As early as 1946, George Orwell argued that English language is facing a ‘decline’ of sorts. In his essay Politics and the English Language, Orwell pointed out that English writing in his age – and I would argue, even in our age – suffers from two main problems, i.e., staleness of imagery and lack of precision. Using five paragraphs written by eminent thinkers and writers of his age, he suggests that we are witnessing this ‘mixture of vagueness and sheer incompetence’ which has become the ‘ most marked characteristic of modern English prose, and especially of any kind of political writing.’ He argues further that a word like ‘democracy’ has not only no agreed definition (just like the word ‘terrorism’) but the attempt to make one is resisted from all parties, involved. I quote Orwell at length about democracy, because it is such an important argument

In the case of a word like democracy, not only is there no agreed definition, but the attempt to make one is resisted from all sides. It is almost universally felt that when we call a country democratic we are praising it: consequently the defenders of every kind of regime claim that it is a democracy, and fear that they might have to stop using that word if it were tied down to any one meaning. Words of this kind are often used in a consciously dishonest way. 

Whether it is the US Elections or the recent terrorist attacks in Beirut and Paris, news media (and those who write for social media) have resorted to use of words that seem to have lost their meaning. Orwell points out that the words ‘democracy, socialism, freedom, patriotic, realistic, justice have each of them several different meanings which cannot be reconciled with one another.’ What he is implying here is true of other words, concepts, ideas and phrases – used often for the ‘value’ they project- good, useful or pleasant and unpleasant, rather than any real concept that we are trying to understand or idea we wish to express.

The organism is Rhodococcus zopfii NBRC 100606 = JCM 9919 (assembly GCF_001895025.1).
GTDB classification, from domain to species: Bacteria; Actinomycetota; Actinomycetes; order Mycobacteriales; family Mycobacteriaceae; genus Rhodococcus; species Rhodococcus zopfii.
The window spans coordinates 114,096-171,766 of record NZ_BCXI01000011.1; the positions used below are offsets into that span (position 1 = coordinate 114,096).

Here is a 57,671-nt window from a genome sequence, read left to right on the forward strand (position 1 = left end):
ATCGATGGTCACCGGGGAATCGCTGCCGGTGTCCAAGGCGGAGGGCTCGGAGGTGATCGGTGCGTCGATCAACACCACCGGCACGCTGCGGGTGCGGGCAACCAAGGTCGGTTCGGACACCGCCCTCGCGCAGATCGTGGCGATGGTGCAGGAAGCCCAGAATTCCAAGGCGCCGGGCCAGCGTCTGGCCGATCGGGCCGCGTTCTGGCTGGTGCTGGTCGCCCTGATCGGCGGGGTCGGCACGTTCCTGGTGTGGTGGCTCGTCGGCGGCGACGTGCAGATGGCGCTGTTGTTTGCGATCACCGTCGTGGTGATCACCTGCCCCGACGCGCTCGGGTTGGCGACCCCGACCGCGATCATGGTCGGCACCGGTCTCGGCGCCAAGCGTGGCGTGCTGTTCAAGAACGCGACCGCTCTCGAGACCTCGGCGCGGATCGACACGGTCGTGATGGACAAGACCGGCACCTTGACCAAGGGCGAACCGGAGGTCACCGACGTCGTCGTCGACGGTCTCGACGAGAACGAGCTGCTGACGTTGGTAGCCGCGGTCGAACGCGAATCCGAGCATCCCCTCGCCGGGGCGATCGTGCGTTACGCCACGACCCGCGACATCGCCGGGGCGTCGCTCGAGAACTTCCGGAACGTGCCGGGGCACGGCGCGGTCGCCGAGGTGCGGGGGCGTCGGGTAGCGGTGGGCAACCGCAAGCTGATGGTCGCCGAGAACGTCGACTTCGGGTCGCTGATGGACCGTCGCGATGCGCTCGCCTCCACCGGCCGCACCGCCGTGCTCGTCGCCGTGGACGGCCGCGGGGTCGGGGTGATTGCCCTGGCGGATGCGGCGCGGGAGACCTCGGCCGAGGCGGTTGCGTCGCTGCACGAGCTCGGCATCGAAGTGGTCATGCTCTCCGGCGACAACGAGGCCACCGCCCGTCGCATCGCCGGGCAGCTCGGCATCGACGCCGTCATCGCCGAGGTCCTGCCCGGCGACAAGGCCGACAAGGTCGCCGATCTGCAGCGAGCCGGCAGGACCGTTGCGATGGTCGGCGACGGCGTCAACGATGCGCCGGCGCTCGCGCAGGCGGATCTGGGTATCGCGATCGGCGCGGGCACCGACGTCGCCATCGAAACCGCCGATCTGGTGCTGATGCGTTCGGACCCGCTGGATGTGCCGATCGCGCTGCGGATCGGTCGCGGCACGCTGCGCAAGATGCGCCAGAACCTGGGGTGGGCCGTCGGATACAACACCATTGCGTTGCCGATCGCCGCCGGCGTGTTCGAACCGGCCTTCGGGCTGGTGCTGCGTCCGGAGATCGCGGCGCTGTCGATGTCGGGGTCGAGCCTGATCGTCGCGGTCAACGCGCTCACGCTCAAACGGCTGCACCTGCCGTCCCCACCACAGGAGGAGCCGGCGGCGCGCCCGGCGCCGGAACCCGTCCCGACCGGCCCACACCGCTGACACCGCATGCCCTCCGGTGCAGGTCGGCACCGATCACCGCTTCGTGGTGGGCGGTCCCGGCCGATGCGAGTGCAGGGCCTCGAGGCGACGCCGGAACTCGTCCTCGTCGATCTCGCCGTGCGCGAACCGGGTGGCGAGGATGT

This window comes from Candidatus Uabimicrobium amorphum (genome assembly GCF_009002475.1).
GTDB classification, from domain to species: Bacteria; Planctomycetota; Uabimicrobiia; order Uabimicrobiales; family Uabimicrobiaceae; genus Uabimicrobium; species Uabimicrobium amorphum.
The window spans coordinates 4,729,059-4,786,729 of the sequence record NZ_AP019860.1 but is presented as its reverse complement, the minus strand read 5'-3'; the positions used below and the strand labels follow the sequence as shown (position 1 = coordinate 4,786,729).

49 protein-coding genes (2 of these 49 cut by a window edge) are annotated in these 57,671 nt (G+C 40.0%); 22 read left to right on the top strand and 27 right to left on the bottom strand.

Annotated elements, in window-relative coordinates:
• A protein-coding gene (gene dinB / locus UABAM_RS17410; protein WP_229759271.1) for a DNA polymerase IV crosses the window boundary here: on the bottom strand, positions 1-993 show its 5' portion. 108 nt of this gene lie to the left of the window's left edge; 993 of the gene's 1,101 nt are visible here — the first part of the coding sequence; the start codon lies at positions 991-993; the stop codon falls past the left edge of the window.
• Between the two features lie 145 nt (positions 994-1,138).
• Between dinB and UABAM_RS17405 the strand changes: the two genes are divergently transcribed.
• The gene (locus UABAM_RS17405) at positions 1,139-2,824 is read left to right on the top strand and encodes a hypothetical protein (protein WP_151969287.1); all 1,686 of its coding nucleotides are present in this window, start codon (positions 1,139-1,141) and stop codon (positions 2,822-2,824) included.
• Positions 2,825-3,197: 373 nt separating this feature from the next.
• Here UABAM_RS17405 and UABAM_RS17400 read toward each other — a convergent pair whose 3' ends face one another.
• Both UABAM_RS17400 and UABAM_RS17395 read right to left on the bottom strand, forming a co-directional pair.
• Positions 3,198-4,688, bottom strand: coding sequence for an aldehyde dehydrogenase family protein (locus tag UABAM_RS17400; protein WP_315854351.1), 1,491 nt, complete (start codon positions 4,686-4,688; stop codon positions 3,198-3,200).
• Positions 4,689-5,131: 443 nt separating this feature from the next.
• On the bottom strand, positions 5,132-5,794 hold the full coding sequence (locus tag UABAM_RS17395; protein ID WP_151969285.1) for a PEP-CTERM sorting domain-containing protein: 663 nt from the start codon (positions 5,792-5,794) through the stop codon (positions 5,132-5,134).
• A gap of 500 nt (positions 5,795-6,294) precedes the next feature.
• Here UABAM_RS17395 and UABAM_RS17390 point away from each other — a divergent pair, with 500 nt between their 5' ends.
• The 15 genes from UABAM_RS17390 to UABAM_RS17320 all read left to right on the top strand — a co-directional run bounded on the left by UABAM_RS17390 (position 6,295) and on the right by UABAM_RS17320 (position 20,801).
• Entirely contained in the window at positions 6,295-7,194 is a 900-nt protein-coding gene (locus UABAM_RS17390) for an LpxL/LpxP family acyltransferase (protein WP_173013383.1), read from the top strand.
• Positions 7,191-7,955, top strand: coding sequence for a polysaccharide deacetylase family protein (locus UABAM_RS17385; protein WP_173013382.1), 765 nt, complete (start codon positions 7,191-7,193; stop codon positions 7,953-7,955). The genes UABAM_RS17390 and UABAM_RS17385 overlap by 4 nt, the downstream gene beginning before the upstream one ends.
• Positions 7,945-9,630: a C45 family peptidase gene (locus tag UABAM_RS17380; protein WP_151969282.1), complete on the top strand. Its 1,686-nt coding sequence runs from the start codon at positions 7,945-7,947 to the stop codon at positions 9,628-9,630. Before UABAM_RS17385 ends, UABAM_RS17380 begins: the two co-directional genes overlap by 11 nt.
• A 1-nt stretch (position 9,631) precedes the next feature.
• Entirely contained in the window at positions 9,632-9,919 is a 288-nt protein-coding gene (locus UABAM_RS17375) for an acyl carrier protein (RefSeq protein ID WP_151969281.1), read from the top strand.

In the age of social media, where ‘content curation’ has become far more important, than ‘content creation’ this problem has only become worse. I am as guilty of ‘sharing’ ideas that are not mine, in an attempt to sound cool or look profound, but not realizing that my own intellectual contribution to this idea has been zero. No input, no hard work, no clear thinking – just agreeing or disagreeing with something – with often a very superficial understanding of what has been said.

Photo credit : wikipedia.org
Photo credit : wikipedia.org

Similarly, English media outlets around the world use terms like ‘tolerance’ ‘terrorism’ ‘violence’ and ‘sectarianism’ and ‘democracy’ without really critically examining what these words mean. What does each of this word mean in a specific context – what are its consequences and what do people in each region/ country think about the word and the concept associated with it. How is the lived reality of a Lebanese different from that of an American when it comes to his/her experience of democracy or inter-faith tolerance? Much of this is lost in the rush to explain the ‘extremist violence’ gripping all of Lebanon and the blame is usually assigned to one or two actors, and that somehow satisfies our sensibilities – given that we want easy explanations, much of the time.

Consider this a call for greater vigilance against lazy thinking and mental banking. We need a great war against bad use of English words, phrases and expressions, which obfuscate and confuse as much as they illuminate. We need a ‘global war on bad English’ as much as we had a ‘Global war on terror’. While the latter has failed, I do believe that with some vigilance, we can start to win the first one. The choice is truly ours to make!